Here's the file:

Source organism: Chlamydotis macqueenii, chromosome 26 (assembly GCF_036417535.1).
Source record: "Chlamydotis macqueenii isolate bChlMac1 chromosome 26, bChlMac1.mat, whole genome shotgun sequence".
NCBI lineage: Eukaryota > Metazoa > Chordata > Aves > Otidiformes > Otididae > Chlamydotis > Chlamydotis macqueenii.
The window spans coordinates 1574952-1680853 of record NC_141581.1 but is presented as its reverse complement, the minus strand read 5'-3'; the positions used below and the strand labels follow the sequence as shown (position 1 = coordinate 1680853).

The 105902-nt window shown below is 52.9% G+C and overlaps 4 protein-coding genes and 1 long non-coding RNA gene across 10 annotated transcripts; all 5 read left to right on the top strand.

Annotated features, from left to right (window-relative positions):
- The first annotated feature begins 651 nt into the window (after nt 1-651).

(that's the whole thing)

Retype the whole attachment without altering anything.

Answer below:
Source organism: Chlamydotis macqueenii, chromosome 26 (assembly GCF_036417535.1).
Source record: "Chlamydotis macqueenii isolate bChlMac1 chromosome 26, bChlMac1.mat, whole genome shotgun sequence".
NCBI lineage: Eukaryota > Metazoa > Chordata > Aves > Otidiformes > Otididae > Chlamydotis > Chlamydotis macqueenii.
The window spans coordinates 1574952-1680853 of record NC_141581.1 but is presented as its reverse complement, the minus strand read 5'-3'; the positions used below and the strand labels follow the sequence as shown (position 1 = coordinate 1680853).

The 105902-nt window shown below is 52.9% G+C and overlaps 4 protein-coding genes and 1 long non-coding RNA gene across 10 annotated transcripts; all 5 read left to right on the top strand.

Annotated features, from left to right (window-relative positions):
- The first annotated feature begins 651 nt into the window (after nt 1-651).